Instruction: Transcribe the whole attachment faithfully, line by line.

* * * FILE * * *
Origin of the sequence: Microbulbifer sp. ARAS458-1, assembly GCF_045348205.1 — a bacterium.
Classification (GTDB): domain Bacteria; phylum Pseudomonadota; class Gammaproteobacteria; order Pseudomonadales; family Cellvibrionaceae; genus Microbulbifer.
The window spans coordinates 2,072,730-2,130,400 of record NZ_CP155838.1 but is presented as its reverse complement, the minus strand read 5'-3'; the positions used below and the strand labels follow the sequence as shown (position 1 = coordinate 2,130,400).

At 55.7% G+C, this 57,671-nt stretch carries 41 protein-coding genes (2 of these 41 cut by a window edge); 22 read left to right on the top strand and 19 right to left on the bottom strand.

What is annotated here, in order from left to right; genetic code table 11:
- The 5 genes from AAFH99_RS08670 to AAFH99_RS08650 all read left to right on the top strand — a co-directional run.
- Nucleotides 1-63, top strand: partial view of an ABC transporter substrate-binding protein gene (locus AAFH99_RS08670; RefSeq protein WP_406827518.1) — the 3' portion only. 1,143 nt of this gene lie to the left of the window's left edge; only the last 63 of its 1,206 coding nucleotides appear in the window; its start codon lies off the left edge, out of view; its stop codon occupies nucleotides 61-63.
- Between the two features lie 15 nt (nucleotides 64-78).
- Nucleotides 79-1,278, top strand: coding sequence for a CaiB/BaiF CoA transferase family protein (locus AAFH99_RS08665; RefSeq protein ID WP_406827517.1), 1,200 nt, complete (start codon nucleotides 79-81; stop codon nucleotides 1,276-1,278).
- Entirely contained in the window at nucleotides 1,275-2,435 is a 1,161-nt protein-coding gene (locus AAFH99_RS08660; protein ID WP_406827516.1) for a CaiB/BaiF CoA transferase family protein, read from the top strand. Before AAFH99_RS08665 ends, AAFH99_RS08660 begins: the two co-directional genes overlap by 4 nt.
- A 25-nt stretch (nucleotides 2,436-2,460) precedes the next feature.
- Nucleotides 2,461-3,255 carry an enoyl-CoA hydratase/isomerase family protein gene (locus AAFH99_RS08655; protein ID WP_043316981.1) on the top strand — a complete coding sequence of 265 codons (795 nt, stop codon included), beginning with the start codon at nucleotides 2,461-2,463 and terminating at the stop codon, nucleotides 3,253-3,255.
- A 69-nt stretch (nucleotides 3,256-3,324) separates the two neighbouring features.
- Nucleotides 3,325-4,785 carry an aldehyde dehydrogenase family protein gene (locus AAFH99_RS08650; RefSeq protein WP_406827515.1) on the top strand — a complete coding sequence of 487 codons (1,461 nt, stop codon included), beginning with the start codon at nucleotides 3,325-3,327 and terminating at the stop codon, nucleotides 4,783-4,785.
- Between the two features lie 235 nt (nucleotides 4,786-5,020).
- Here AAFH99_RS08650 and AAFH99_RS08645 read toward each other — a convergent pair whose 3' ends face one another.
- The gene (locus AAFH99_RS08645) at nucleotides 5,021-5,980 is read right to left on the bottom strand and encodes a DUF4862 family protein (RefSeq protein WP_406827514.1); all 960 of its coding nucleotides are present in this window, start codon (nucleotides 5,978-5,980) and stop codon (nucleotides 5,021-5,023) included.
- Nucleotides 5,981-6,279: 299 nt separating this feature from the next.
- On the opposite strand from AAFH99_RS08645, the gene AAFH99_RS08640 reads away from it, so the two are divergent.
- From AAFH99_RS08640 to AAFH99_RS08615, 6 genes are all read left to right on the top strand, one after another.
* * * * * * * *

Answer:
Origin of the sequence: Microbulbifer sp. ARAS458-1, assembly GCF_045348205.1 — a bacterium.
Classification (GTDB): domain Bacteria; phylum Pseudomonadota; class Gammaproteobacteria; order Pseudomonadales; family Cellvibrionaceae; genus Microbulbifer.
The window spans coordinates 2,072,730-2,130,400 of record NZ_CP155838.1 but is presented as its reverse complement, the minus strand read 5'-3'; the positions used below and the strand labels follow the sequence as shown (position 1 = coordinate 2,130,400).

At 55.7% G+C, this 57,671-nt stretch carries 41 protein-coding genes (2 of these 41 cut by a window edge); 22 read left to right on the top strand and 19 right to left on the bottom strand.

What is annotated here, in order from left to right; genetic code table 11:
- The 5 genes from AAFH99_RS08670 to AAFH99_RS08650 all read left to right on the top strand — a co-directional run.
- Nucleotides 1-63, top strand: partial view of an ABC transporter substrate-binding protein gene (locus AAFH99_RS08670; RefSeq protein WP_406827518.1) — the 3' portion only. 1,143 nt of this gene lie to the left of the window's left edge; only the last 63 of its 1,206 coding nucleotides appear in the window; its start codon lies off the left edge, out of view; its stop codon occupies nucleotides 61-63.
- Between the two features lie 15 nt (nucleotides 64-78).
- Nucleotides 79-1,278, top strand: coding sequence for a CaiB/BaiF CoA transferase family protein (locus AAFH99_RS08665; RefSeq protein ID WP_406827517.1), 1,200 nt, complete (start codon nucleotides 79-81; stop codon nucleotides 1,276-1,278).
- Entirely contained in the window at nucleotides 1,275-2,435 is a 1,161-nt protein-coding gene (locus AAFH99_RS08660; protein ID WP_406827516.1) for a CaiB/BaiF CoA transferase family protein, read from the top strand. Before AAFH99_RS08665 ends, AAFH99_RS08660 begins: the two co-directional genes overlap by 4 nt.
- A 25-nt stretch (nucleotides 2,436-2,460) precedes the next feature.
- Nucleotides 2,461-3,255 carry an enoyl-CoA hydratase/isomerase family protein gene (locus AAFH99_RS08655; protein ID WP_043316981.1) on the top strand — a complete coding sequence of 265 codons (795 nt, stop codon included), beginning with the start codon at nucleotides 2,461-2,463 and terminating at the stop codon, nucleotides 3,253-3,255.
- A 69-nt stretch (nucleotides 3,256-3,324) separates the two neighbouring features.
- Nucleotides 3,325-4,785 carry an aldehyde dehydrogenase family protein gene (locus AAFH99_RS08650; RefSeq protein WP_406827515.1) on the top strand — a complete coding sequence of 487 codons (1,461 nt, stop codon included), beginning with the start codon at nucleotides 3,325-3,327 and terminating at the stop codon, nucleotides 4,783-4,785.
- Between the two features lie 235 nt (nucleotides 4,786-5,020).
- Here AAFH99_RS08650 and AAFH99_RS08645 read toward each other — a convergent pair whose 3' ends face one another.
- The gene (locus AAFH99_RS08645) at nucleotides 5,021-5,980 is read right to left on the bottom strand and encodes a DUF4862 family protein (RefSeq protein WP_406827514.1); all 960 of its coding nucleotides are present in this window, start codon (nucleotides 5,978-5,980) and stop codon (nucleotides 5,021-5,023) included.
- Nucleotides 5,981-6,279: 299 nt separating this feature from the next.
- On the opposite strand from AAFH99_RS08645, the gene AAFH99_RS08640 reads away from it, so the two are divergent.
- From AAFH99_RS08640 to AAFH99_RS08615, 6 genes are all read left to right on the top strand, one after another.